Want to know the secret to long life?
In the age of Apps, step counters, heart rate monitors and online surveys – how do you know if you are healthy? Is it your weight? Your BMI? What about your waist circumference? Or your blood pressure?
Whilst all of the above might be good measures of your health, modern research suggests that if its your mortality you are trying to measure, your grip strength might be the best measure we have. That’s right, how good you are at opening jars might predict your life expectancy (compared to other people your age and gender opening the same jar).
I’ve told this story to hundreds of people in the last 3 years (after a landmark study was published in the Lancet journal in 2015) and almost always been met with the same reaction: No! Really? Are you sure? Why?
The reason is complex, but let me use the example of 2 clients to tell the story. One 30 year old, ‘Strong Sally’, trains in the gym twice a week to keep strong. Another 30 year old, ‘Weak Wendy’, avoids strength training because she doesn’t want big muscles. Strength naturally declines after the age of 30 so with each year you are more likely to give up activity because you don’t feel strong enough, or because you have pain due to loss of muscle.
By age 70, Sally has legs strong enough to get out of her chair, to climb stairs, to go walking and carry her own shopping. So she does. And in doing so, she socialises with friends, she maintains her cardiovascular health, she keeps her bones dense and lowers her blood sugars.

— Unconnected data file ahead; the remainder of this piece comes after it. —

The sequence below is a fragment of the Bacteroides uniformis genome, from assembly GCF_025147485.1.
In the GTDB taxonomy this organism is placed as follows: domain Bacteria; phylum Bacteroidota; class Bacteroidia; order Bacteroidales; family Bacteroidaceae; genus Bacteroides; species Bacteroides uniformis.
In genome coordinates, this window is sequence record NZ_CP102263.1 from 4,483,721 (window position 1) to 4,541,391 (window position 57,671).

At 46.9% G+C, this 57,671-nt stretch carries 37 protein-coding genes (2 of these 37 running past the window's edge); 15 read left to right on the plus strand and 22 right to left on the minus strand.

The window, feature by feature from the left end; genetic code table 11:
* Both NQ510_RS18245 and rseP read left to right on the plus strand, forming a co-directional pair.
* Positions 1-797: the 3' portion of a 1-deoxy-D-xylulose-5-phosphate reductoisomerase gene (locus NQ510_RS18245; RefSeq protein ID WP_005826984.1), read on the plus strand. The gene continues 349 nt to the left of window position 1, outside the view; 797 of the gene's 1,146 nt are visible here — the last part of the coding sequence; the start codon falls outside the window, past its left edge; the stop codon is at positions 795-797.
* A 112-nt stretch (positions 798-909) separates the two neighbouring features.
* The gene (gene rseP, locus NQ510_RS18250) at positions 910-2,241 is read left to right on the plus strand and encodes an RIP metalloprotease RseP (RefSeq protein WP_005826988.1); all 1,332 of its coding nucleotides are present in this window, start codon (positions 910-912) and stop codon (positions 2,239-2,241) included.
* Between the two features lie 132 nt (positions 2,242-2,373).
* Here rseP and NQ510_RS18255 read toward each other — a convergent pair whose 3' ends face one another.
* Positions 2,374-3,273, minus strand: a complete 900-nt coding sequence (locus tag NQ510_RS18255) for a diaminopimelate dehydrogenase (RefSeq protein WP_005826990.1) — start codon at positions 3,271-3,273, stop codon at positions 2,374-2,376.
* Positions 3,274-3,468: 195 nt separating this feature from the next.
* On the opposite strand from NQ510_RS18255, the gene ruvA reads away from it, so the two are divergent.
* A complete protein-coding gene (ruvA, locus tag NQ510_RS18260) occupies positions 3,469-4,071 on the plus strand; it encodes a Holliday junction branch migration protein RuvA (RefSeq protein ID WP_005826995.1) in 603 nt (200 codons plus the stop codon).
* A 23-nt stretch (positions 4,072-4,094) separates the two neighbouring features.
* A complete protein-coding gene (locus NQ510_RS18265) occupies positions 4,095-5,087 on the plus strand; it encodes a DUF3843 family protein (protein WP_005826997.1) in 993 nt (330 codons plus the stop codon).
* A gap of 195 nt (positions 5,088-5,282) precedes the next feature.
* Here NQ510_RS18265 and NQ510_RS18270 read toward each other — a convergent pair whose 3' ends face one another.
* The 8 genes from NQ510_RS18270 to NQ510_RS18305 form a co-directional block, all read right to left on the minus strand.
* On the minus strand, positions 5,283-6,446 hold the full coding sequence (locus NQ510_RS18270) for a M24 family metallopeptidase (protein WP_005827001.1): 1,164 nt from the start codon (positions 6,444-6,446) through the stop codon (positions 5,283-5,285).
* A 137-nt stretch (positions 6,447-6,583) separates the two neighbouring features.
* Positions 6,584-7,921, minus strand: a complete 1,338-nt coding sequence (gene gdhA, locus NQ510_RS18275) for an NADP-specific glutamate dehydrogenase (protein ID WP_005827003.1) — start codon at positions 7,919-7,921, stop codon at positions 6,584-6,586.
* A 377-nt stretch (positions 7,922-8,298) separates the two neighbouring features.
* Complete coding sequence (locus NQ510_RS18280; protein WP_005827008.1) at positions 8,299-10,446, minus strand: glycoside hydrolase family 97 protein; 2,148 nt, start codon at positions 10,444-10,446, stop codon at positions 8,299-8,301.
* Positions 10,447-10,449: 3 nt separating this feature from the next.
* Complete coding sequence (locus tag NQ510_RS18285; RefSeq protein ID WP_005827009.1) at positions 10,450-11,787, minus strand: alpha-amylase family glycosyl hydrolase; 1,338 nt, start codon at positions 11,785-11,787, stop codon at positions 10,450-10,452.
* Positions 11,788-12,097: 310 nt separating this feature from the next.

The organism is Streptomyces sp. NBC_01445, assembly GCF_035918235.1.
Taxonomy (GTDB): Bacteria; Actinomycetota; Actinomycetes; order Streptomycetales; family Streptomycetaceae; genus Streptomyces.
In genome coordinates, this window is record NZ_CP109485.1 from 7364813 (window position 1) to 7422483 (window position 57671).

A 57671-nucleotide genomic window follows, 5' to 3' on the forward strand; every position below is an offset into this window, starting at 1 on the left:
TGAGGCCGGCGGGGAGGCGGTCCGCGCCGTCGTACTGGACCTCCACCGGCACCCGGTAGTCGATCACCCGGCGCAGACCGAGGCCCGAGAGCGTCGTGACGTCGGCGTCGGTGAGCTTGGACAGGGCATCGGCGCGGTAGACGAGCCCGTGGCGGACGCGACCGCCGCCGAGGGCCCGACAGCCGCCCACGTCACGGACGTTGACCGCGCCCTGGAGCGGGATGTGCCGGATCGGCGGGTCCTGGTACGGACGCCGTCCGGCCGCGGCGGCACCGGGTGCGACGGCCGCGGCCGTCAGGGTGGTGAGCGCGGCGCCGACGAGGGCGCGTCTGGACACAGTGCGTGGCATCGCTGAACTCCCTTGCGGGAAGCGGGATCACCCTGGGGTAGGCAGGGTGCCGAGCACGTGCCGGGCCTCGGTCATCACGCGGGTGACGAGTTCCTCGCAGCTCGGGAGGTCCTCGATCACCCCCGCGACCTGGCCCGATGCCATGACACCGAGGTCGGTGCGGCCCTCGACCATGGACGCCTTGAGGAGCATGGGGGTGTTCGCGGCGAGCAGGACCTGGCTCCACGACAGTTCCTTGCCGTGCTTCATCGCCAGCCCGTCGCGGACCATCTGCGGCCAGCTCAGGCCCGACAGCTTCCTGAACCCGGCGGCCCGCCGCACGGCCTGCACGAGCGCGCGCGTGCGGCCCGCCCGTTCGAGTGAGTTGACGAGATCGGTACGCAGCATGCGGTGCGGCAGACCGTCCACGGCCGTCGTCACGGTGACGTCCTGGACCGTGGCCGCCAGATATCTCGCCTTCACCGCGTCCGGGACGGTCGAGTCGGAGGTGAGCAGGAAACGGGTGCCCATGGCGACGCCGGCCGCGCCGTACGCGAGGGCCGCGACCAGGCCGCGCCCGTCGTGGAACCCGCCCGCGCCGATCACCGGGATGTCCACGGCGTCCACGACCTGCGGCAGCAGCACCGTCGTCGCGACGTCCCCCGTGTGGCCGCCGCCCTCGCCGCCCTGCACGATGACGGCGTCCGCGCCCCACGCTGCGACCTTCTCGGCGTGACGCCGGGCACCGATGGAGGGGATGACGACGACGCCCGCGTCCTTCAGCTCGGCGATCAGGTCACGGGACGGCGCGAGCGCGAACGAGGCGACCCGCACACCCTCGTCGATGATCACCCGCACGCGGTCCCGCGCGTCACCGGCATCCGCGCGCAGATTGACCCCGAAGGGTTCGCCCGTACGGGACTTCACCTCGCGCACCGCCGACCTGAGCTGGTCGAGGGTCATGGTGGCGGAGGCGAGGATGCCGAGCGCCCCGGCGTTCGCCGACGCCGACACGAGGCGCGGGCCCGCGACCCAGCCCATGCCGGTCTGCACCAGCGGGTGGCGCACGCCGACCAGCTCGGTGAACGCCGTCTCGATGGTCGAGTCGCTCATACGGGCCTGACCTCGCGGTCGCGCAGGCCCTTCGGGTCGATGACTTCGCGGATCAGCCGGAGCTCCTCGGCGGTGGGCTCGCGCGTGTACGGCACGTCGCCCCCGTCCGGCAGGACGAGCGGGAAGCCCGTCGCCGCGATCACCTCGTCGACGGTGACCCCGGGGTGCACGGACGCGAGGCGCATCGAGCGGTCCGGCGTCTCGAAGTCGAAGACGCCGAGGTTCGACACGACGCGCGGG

In contrast, at age 70 Wendy finds it difficult to push out of her chair. She has moved to a single story house as she can’t walk up stairs. So she doesn’t. Her cardiovascular health declines and she can’t walk far enough due to knee pain. Her bones become brittle because she isn’t loading them regularly and she is risk of fracture. She is diagnosed with Type 2 diabetes because her weight has increased and she is insulin resistant. All of this limits her socialising with friends and her mental health suffers.
Is this all because Wendy can’t open jars and Sally can? Not directly, but their grip strength is now considered to be a relevant, and accurate, biomarker of ageing. Biomarker of age is different to your chronological age. By biomarker of ageing, we mean that grip strength is a good reflection of your overall health; including ‘fitness’ and ‘resilience to disease’. People with a high grip strength are less likely to suffer stroke, heart attacks and are less likely to die from cardiovascular disease.
Does this mean everybody should be doing strength exercises? YES. Everybody? YES. At Kieser my youngest client is 12 and my oldest client is 91. Both can train safely, when properly supervised, and both can get tangible benefits from strength. A 25 year old triathlete will benefit from the injury prevention and performance of being stronger. A 50 year old office worker will benefit from the increased bone density, the decrease in back pain and the improved cardiovascular fitness.
Strength training doesn’t have to mean lifting free weights in front of a mirror, listening to loud music. My clients do strength training without every seeing a mirror, or listening to a single beat of music! Strength training can (and should) be done safely and effectively at any age to:
- Improve bone density – for osteoporosis
- Improve insulin sensitivity – for Type 2 diabetes
- Decrease musculoskeletal pain
- Increase cardiovascular fitness
- Maintain cognition and decrease symptoms of anxiety and depression
A question I often get asked after telling this story is, ‘Does this mean everybody should add grip strength exercises to their gym routine?’. The short answer here, is no. If you are already going to the gym and lifting weights then chances are you are keeping up your strength, you don’t need to do specific wrist exercises.
But if your exercise program doesn’t include strength training – then it should! Starting today!
The Carousel would like to thank Tim Dettmann for this article.
Photo by Debora Cardenas